Can the NHS afford ever increasing life expectancy? Time for an honest debate.

A visit to hospital…

I found myself in hospital last week after my 83 year old, dementia sufferer dad had a fall. There was a significant amount of waiting around and down time which gave me the opportunity to observe the way the hospital worked which in turn started me thinking about the economics of the NHS.

…as the health service wrestles with resource allocation…

It was a good week to be trying to learn more about the NHS with a flurry of data and announcements. The most interesting was the publication of the NHS Plan by NHS England, setting out priorities for the next few years. This was striking in the way it acknowledged the resource challenges faced by the NHS and set out a proposed course of action to manage within these.

The Plan is explicit about trade-offs, particularly between routine and urgent treatments. The headline grabbing proposals were:

  • The abandonment of the target for 92% of all routine surgery to be done within 18 weeks of a GP referral;
  • Focus on cancer treatment and relieving the pressure on A&E departments; and
  • increased emphasis on integrating health and social care

All of this seems rational and in tune with an announcement in Scotland of a project to look at ways to manage rationing of healthcare. Professor Cam Donaldson, who is leading the team, said difficult decisions needed to be made about which services were of most benefit to most people. In any system that was free “the needs outstrip the amount of resources available” he said, and with the NHS and social care, “that has become an acute problem recently”.

…but more radical approaches may be needed…

I suspect the debate has only just started. It is clear that an ageing population will pace an increasing strain on the NHS. My experience last week showed me how difficult it is for the NHS to deal with dementia patients. It is incredibly hard to treat someone who can’t explain what is wrong with them and the need for supervision is much greater compared to other patients.

I was reminded of something a “C” suite executive of one of the world’s leading pharmaceutical companies once said to me:

“With hindsight, it was crazy for everyone to have devoted so many resources to tackling cancer without investing in treatments for dementia”.

Effectively, we have decided to allocate resources in such a way as to increase the burden on health services over time. We have been very successful in extending lifespans but this is almost certainly going to lead to more incidence of conditions such as dementia which are expensive and complex to deal with.

…starting with questioning the value of longevity…

It appears to be a given that extending average lifespans is a good thing and central to the mission of the NHS. This is pretty clear in the NHS Plan mentioned above with the focus on cancer over routine operations. In effect, quantity of life is being prioritised over short-term quality, something I suspect will be approved of by the majority of the population.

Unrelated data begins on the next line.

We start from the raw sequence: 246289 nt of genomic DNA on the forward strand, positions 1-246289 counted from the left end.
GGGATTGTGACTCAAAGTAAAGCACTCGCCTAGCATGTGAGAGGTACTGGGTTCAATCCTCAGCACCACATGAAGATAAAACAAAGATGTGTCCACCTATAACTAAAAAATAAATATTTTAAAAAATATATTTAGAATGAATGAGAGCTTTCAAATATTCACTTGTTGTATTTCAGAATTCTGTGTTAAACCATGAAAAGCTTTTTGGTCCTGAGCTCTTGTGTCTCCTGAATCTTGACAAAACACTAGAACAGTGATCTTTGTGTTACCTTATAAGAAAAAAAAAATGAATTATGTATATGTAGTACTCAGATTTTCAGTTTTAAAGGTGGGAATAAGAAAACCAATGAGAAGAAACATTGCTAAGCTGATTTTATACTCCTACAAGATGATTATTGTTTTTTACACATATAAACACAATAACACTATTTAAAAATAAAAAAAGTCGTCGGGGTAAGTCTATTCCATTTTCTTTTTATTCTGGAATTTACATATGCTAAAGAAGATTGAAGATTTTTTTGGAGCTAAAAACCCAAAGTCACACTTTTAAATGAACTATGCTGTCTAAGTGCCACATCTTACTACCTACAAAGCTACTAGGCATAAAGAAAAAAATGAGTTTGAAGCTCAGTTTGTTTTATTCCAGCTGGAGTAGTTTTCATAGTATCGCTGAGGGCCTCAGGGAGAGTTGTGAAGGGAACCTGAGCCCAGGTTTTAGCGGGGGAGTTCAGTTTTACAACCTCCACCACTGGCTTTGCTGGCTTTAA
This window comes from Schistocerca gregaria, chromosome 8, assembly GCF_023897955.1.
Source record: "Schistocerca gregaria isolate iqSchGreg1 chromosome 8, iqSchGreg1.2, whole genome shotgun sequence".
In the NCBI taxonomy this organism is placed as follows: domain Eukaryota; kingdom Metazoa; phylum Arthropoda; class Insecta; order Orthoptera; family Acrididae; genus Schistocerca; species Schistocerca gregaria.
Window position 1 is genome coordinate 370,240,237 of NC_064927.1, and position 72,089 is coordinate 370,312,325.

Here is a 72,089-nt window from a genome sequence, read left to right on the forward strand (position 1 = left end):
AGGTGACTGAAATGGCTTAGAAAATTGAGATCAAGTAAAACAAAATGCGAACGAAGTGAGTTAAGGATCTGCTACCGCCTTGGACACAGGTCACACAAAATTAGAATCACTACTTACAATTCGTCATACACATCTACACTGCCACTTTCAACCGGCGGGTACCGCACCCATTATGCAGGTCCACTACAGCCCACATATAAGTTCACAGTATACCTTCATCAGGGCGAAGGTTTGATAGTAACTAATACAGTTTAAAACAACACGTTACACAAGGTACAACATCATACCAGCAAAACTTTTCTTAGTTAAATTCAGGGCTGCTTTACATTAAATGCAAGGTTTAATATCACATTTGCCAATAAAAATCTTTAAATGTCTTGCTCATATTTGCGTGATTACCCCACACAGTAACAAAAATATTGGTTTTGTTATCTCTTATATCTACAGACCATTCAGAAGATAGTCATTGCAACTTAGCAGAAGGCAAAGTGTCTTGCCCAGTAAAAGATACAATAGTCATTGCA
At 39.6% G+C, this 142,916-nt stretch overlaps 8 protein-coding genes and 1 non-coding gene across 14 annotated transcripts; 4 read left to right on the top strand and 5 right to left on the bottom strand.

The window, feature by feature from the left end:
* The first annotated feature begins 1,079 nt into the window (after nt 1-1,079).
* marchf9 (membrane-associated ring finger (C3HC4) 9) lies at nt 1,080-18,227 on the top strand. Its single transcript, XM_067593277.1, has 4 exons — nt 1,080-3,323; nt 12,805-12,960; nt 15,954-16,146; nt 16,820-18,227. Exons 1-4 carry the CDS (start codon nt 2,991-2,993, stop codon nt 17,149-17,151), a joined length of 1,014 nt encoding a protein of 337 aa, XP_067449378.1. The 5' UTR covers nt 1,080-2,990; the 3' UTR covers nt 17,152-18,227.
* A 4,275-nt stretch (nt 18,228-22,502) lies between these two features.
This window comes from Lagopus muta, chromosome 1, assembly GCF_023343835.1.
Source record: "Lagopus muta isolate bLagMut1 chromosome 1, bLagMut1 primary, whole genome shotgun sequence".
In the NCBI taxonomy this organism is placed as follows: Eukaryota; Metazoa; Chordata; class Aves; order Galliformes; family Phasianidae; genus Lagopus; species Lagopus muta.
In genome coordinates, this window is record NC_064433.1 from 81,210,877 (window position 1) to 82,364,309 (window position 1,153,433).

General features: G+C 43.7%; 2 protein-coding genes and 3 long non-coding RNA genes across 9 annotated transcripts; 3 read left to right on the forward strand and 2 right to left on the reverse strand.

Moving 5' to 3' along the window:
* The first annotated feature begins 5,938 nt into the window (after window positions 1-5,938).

However, there are consequences. I was interested in the news that UK life expectancy has fallen in the last three years. This may be a statistical blip, but could it be a sign that we are stretching the human body too far and have reached our limits?

In particular, I wonder can we afford to keep people alive ever longer if we do not have the resources to invest in better old age treatment and the facilities needed to support older people such as care homes and carers. If we were able to capture some of the economic benefits of longevity in the form of higher contributions to funding healthcare then there would be a clear way forward. However, it is clear at the moment that we are unable to capture sufficient data on the benefits of longevity to fund the additional costs on the health service.

…and making the choices explicit.

Moving the discussion on resource allocation in the NHS into the public domain is very valuable. The debate about health care priorities has to reflect the economic challenges and not just the desire for treatment independent of the consequences. The funding challenge facing the NHS is clear from recent announcements and the objective in the current five year framework remains £22 billion of savings by 2020.  This will not be the end of the effort as the next framework will face the same challenge of delivering services while faced with an ageing population. (Indeed, it could easily be worse if Brexit reduces labour supply and so forces up costs as well as reducing the population, especially the active segment, and hence reduces the taxable base providing funding).

And this is not just about the NHS. I have just received the communications which tell me that my council tax is rising by 3.5% next year, 2% of which is to pay for social care, while my dad’s care home bill has risen by 3.99%. Costs of older care continue to rise and yet local authority budgets are being reduced in real terms. At some point, we will run out of road.

Questions we need to consider are:

  • Is the population willing to pay either more tax or spend more on insurance or pay at point of delivery, to fund the treatment and care costs that result from greater longevity?
  • Are we willing to accept a lower quality of life, delay in routine treatments, to live longer?
  • Should we allocate more resources to old age care and reduce the share allocated to saving and prolonging lives?

A trip to hospital quickly makes the challenges faced by the staff there and the efforts that they make to address these very clear. However, it is also clear that the system is at breaking point and tough choices have to be made. Continuing in denial is not the way forward, an open national dialogue is required as a matter of urgency.


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